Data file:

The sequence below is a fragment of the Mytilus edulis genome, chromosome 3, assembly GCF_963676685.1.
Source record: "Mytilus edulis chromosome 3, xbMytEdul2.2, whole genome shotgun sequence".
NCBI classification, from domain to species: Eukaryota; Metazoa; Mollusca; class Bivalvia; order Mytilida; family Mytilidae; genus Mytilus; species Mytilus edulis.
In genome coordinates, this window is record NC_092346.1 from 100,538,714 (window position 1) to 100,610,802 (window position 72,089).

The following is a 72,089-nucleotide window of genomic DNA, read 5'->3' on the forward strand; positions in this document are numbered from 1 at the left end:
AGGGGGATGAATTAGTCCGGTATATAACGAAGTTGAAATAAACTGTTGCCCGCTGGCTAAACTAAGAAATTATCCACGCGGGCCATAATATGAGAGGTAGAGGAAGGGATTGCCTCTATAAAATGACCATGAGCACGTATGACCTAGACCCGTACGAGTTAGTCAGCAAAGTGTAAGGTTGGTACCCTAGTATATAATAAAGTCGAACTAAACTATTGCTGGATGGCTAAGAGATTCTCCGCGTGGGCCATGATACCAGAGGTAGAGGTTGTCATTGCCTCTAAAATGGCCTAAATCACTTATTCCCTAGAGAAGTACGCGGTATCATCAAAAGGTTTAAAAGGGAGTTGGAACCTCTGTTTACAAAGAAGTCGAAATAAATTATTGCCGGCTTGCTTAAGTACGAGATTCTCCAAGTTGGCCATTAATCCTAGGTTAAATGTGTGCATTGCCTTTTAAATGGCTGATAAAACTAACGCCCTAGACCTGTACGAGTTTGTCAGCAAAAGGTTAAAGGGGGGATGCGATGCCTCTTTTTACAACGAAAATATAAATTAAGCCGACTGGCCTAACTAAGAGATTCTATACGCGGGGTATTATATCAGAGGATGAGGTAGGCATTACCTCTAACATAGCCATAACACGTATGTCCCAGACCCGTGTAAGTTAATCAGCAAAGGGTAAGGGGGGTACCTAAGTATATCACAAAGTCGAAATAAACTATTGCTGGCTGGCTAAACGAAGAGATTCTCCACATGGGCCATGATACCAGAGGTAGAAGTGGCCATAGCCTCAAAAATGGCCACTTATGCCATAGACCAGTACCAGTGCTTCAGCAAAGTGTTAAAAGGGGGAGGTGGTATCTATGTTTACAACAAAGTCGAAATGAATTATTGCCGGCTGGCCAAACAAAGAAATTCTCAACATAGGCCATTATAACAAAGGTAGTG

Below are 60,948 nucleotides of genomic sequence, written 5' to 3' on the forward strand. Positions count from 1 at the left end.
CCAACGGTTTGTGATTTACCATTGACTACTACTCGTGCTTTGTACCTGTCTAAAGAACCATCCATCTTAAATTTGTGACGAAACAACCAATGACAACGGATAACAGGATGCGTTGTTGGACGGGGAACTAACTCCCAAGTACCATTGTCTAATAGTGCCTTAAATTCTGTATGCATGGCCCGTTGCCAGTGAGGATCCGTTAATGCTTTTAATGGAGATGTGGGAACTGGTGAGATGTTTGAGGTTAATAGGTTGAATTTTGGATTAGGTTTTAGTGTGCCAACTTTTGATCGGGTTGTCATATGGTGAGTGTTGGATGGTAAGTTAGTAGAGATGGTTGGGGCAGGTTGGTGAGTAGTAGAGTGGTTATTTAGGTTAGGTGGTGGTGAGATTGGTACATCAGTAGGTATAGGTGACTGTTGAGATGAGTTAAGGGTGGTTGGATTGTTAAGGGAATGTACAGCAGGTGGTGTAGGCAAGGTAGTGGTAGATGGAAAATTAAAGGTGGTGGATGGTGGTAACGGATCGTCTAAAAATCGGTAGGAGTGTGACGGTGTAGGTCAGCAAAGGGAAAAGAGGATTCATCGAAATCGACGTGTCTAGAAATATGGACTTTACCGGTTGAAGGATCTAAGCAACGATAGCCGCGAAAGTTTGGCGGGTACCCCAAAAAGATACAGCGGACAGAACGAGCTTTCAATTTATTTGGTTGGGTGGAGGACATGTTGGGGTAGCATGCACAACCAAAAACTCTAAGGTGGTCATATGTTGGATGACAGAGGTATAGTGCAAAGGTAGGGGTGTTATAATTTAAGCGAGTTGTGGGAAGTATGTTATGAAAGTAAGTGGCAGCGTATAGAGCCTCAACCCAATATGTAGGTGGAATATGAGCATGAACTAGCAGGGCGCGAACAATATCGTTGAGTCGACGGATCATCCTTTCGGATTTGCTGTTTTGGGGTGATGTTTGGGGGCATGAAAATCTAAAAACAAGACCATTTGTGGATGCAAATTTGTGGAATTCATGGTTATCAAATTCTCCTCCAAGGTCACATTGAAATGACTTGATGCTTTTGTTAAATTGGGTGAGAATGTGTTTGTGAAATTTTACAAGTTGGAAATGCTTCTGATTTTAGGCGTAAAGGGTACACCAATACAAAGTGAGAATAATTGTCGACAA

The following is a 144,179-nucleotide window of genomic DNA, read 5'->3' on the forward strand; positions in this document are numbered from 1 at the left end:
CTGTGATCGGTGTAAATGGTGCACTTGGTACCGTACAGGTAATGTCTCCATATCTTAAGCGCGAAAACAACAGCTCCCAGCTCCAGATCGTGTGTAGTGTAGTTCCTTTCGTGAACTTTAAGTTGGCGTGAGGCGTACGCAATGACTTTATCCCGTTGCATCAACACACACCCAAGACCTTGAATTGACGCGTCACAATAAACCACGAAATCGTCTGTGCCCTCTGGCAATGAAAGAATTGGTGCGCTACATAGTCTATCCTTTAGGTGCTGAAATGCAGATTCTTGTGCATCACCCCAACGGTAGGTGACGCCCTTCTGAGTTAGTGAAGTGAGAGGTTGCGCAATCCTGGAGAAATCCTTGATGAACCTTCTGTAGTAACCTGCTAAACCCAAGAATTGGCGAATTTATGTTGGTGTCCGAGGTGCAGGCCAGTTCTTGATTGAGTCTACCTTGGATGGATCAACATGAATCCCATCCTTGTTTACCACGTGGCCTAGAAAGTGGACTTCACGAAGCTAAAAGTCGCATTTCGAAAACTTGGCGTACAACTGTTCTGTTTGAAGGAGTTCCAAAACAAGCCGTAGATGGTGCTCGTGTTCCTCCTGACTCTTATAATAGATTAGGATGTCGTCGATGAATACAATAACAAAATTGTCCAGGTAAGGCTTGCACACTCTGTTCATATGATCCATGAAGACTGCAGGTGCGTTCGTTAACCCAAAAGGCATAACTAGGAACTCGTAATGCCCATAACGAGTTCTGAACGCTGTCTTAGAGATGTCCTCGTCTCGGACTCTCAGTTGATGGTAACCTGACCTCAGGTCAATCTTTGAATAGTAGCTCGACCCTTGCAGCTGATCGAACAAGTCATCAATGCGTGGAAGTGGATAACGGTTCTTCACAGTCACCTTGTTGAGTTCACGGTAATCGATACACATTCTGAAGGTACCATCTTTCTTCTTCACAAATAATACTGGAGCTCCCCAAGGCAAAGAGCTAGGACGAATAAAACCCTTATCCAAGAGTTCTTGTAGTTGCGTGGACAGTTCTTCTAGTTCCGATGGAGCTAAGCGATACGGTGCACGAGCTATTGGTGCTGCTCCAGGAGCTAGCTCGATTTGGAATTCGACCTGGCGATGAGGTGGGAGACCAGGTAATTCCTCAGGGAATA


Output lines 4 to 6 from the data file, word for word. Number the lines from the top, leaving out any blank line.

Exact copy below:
In genome coordinates, this window is record NC_092346.1 from 100,538,714 (window position 1) to 100,610,802 (window position 72,089).

The following is a 72,089-nucleotide window of genomic DNA, read 5'->3' on the forward strand; positions in this document are numbered from 1 at the left end:
AGGGGGATGAATTAGTCCGGTATATAACGAAGTTGAAATAAACTGTTGCCCGCTGGCTAAACTAAGAAATTATCCACGCGGGCCATAATATGAGAGGTAGAGGAAGGGATTGCCTCTATAAAATGACCATGAGCACGTATGACCTAGACCCGTACGAGTTAGTCAGCAAAGTGTAAGGTTGGTACCCTAGTATATAATAAAGTCGAACTAAACTATTGCTGGATGGCTAAGAGATTCTCCGCGTGGGCCATGATACCAGAGGTAGAGGTTGTCATTGCCTCTAAAATGGCCTAAATCACTTATTCCCTAGAGAAGTACGCGGTATCATCAAAAGGTTTAAAAGGGAGTTGGAACCTCTGTTTACAAAGAAGTCGAAATAAATTATTGCCGGCTTGCTTAAGTACGAGATTCTCCAAGTTGGCCATTAATCCTAGGTTAAATGTGTGCATTGCCTTTTAAATGGCTGATAAAACTAACGCCCTAGACCTGTACGAGTTTGTCAGCAAAAGGTTAAAGGGGGGATGCGATGCCTCTTTTTACAACGAAAATATAAATTAAGCCGACTGGCCTAACTAAGAGATTCTATACGCGGGGTATTATATCAGAGGATGAGGTAGGCATTACCTCTAACATAGCCATAACACGTATGTCCCAGACCCGTGTAAGTTAATCAGCAAAGGGTAAGGGGGGTACCTAAGTATATCACAAAGTCGAAATAAACTATTGCTGGCTGGCTAAACGAAGAGATTCTCCACATGGGCCATGATACCAGAGGTAGAAGTGGCCATAGCCTCAAAAATGGCCACTTATGCCATAGACCAGTACCAGTGCTTCAGCAAAGTGTTAAAAGGGGGAGGTGGTATCTATGTTTACAACAAAGTCGAAATGAATTATTGCCGGCTGGCCAAACAAAGAAATTCTCAACATAGGCCATTATAACAAAGGTAGTG